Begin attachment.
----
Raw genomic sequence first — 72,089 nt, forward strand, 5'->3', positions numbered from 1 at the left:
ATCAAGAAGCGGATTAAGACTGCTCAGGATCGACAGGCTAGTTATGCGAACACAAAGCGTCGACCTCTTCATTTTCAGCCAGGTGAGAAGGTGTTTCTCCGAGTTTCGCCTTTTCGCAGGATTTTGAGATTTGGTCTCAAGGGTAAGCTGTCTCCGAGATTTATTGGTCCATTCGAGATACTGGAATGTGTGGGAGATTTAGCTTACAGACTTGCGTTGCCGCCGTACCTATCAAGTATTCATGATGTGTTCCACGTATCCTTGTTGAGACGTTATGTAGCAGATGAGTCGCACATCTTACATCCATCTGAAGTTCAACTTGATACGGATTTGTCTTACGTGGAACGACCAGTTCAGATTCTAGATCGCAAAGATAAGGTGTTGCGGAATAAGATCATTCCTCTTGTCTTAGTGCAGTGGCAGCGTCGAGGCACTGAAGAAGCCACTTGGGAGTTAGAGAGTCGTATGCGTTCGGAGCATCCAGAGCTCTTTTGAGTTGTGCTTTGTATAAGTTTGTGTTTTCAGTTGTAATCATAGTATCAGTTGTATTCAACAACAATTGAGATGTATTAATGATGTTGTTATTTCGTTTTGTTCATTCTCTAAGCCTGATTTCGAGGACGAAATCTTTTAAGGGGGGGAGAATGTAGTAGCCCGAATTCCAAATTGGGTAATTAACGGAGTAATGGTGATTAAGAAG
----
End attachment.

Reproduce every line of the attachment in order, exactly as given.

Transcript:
Raw genomic sequence first — 72,089 nt, forward strand, 5'->3', positions numbered from 1 at the left:
ATCAAGAAGCGGATTAAGACTGCTCAGGATCGACAGGCTAGTTATGCGAACACAAAGCGTCGACCTCTTCATTTTCAGCCAGGTGAGAAGGTGTTTCTCCGAGTTTCGCCTTTTCGCAGGATTTTGAGATTTGGTCTCAAGGGTAAGCTGTCTCCGAGATTTATTGGTCCATTCGAGATACTGGAATGTGTGGGAGATTTAGCTTACAGACTTGCGTTGCCGCCGTACCTATCAAGTATTCATGATGTGTTCCACGTATCCTTGTTGAGACGTTATGTAGCAGATGAGTCGCACATCTTACATCCATCTGAAGTTCAACTTGATACGGATTTGTCTTACGTGGAACGACCAGTTCAGATTCTAGATCGCAAAGATAAGGTGTTGCGGAATAAGATCATTCCTCTTGTCTTAGTGCAGTGGCAGCGTCGAGGCACTGAAGAAGCCACTTGGGAGTTAGAGAGTCGTATGCGTTCGGAGCATCCAGAGCTCTTTTGAGTTGTGCTTTGTATAAGTTTGTGTTTTCAGTTGTAATCATAGTATCAGTTGTATTCAACAACAATTGAGATGTATTAATGATGTTGTTATTTCGTTTTGTTCATTCTCTAAGCCTGATTTCGAGGACGAAATCTTTTAAGGGGGGGAGAATGTAGTAGCCCGAATTCCAAATTGGGTAATTAACGGAGTAATGGTGATTAAGAAG